Postcards from England, Spain, and France: Debussy’s Images

Postcards from England, Spain, and France: Debussy’s Images

On March 26, 28, and 29, conductor Matthias Pintscher and pianist Cédric Tiberghien team up for Mozart’s Piano Concerto No. 20, an eclectic program of works by Mozart, Debussy, and Webern. In this post, discover Debussy’s delightful Images for orchestra, a series of musical pictures inspired by England, Spain, and France.

Claude Debussy, photographed by Nadar in 1908.

Composed between 1906 and 1912, Images was Debussy’s final concert work for orchestra. Reflecting his preoccupation with the relationship between sight and sound, this sophisticated masterpiece conjures images of England, Spain, and France, inviting listeners to imagine their own musical pictures. 

Possibly inspired by Debussy’s visits to England, the enigmatic Gigues (Jigs) is the first of the set, although it was in fact the last Image to be completed. The music begins hazily; above muted strings, a solo flute introduces a motif derived from “The Keel Row, a Northumberland folk tune that was ubiquitous in Britain at the time. Interestingly, the same tune had been used by Debussy’s contemporary Charles Bordes to set a poem by Verlaine. Verlaine’s verses are the bitter reflection of a jilted lover and return again and again to the sarcastic refrain, “Dansons la gigue!” (“Let’s dance the jig!”). Perhaps influenced by this poetic connection, Debussy originally intended to call this Image “Gigues triste,” or “Sad Jigs.” Whether the music had some other meaning for Debussy is one of the sphinxlike composer’s secrets. 

After this introduction, an unaccompanied oboe d’amore (a slightly larger, lower, and mellower cousin of the oboe) introduces a melody marked doux et mélancholique—“soft and melancholy.” The tempo quickens as a pair of bassoons begin to develop distorted fragments of “The Keel Row.” These two ideas—“The Keel Row” and the oboe d’amore theme—are developed in the remainder of Gigues. The oboe d’amore plays a special solo role throughout. 

Though it does not include any actual Spanish folk music, the second Image, Iberia, clearly invokes the Spanish idiom that became so popular in late 19th century France. Completed in 1908, it was the first of the three Images Debussy wrote. It is also the longest, and is further subdivided into three parts. The first, Par les rues et par les Chemins (In the Streets and on the Roads), is full of the joys of a traveler discovering Spain; its main melodic idea first appears in the clarinet. Powerful brass fanfares initiate a contrasting middle section.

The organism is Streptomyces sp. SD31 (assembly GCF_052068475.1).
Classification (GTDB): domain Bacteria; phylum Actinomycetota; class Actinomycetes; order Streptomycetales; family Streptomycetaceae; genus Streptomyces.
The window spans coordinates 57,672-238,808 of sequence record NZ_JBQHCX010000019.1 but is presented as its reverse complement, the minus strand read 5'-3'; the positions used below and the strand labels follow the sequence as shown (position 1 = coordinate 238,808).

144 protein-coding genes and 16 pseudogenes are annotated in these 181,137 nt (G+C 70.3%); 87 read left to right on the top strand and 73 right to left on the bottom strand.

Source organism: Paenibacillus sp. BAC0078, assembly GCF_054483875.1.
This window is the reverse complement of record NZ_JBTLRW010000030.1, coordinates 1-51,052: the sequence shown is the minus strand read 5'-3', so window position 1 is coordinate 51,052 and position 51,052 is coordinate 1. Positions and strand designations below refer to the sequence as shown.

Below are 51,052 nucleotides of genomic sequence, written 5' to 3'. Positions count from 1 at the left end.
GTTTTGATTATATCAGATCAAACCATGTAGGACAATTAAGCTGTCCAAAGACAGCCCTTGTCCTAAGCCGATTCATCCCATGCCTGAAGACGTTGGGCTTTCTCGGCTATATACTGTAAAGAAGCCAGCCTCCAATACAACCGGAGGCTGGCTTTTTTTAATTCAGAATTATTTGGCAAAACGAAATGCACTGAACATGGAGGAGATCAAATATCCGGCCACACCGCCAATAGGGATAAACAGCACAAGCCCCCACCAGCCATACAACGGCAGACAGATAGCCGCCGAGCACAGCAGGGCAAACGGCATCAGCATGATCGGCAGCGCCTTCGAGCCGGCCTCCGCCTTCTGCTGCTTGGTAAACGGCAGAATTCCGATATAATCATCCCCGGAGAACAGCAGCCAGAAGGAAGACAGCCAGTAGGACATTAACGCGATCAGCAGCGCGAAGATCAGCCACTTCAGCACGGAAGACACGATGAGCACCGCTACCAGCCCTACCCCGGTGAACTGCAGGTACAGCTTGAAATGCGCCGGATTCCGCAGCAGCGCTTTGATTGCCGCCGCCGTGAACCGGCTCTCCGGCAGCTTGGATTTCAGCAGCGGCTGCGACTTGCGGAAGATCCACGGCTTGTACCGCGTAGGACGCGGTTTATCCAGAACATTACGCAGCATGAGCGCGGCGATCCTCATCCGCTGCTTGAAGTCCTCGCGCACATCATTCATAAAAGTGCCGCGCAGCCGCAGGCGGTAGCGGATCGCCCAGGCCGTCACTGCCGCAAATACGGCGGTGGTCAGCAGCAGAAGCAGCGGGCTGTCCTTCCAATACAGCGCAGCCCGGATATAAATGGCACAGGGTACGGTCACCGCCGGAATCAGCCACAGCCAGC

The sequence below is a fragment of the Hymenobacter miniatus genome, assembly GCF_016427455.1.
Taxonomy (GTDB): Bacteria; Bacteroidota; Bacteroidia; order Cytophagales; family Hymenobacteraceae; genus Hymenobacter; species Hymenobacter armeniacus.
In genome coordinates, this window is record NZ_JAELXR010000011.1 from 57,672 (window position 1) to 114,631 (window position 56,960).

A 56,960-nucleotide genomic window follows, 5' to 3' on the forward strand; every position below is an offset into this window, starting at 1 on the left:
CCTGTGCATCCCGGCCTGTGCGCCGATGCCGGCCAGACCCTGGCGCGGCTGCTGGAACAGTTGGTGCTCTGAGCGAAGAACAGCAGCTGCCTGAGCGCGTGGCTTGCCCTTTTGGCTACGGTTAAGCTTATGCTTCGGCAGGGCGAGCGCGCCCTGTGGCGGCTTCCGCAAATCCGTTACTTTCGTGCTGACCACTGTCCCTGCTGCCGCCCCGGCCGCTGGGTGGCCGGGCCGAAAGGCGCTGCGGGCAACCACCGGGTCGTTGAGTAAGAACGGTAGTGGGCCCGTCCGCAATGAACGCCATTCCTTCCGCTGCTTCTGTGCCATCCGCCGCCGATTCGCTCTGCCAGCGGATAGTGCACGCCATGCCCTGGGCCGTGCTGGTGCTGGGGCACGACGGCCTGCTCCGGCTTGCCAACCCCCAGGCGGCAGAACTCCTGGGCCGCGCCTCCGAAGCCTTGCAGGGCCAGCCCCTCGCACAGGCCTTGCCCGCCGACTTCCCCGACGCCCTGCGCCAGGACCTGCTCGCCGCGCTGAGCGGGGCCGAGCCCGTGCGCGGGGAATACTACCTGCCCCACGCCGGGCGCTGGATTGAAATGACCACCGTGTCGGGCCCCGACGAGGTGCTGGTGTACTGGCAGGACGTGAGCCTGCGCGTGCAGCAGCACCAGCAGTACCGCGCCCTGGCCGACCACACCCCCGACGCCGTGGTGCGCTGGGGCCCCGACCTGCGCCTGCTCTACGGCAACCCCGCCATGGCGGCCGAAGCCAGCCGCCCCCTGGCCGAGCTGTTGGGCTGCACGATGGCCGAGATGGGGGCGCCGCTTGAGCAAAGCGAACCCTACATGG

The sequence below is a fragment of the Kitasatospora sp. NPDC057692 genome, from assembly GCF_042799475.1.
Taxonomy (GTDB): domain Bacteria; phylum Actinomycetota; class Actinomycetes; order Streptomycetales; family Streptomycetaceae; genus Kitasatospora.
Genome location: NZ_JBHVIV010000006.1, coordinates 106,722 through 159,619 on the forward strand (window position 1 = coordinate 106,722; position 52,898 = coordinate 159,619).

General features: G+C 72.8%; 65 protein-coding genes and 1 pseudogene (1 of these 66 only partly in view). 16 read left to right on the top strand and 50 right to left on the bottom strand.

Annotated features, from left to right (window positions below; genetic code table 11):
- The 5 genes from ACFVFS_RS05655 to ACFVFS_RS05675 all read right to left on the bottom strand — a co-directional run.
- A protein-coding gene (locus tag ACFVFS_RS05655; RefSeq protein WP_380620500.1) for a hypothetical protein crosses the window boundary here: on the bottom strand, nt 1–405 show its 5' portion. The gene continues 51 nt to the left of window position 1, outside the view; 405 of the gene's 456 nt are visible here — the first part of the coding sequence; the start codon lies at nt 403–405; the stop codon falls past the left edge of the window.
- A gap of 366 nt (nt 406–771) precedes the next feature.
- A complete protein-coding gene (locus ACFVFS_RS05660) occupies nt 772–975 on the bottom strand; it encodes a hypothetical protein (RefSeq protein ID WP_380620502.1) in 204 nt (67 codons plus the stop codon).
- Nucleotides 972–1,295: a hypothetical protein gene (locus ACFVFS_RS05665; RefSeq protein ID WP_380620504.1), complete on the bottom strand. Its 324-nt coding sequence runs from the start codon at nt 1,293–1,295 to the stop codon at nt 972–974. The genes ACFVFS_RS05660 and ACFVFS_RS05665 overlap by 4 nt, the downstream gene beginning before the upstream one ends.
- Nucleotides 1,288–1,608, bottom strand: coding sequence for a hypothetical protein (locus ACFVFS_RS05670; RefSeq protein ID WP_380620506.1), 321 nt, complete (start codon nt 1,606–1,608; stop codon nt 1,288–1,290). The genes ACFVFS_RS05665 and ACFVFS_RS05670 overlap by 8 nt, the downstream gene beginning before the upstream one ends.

The music slows for the second part, Les parfums de la nuit (The Perfumes of the Night), a nocturnal vision of the perfumed gardens of Andalusia. After an introduction featuring sliding string glissandos, a solo oboe plays the sensuous main theme of the movement; careful listeners will hear it return at the end amid the distant chiming of bells, signaling sunrise. This magical passage fades seamlessly into the finale, Le matin d’un jour de fête (The Morning of a Festival Day). Pizzicato strings act as a giant orchestral guitar, and Debussy juxtaposes different melodies and textures to suggest the clashing sounds one might hear while walking through a festival. 

The Turning Road, L’Estaque by André Derain (1906). Located in the Museum of Fine Arts, Houston.

Completed in 1909, the final Image is Rondes de printemps (The Round Dances of Springtime), the French piece of the set. Debussy included an epigraph for this movement: “Long live May, welcome May with his wild banner,” suggesting the jubilant celebration of May Day. Rondes subtly integrates two French folksongs into its musical fabric. The first is a lullaby, “Do do l’enfant do,” which can be clearly heard in the flutes near the beginning. The second, the dancing song “Nous n’irons plus au bois,” is more disguised; its first notes appear sped up or slowed down throughout the work. Debussy seems to have been keen to avoid an overly literal use of folk music in these pieces—like contemporary painters, he was interested in filtering landscapes through his own subjective sensibility and personal style. The folk music references throughout Images give a sense of place and local color to works of great sophistication that were quite modern when Debussy composed them. —Calvin Dotsey

Don’t miss Debussy’s Images March 26, 28, and 29! Learn more and get tickets.

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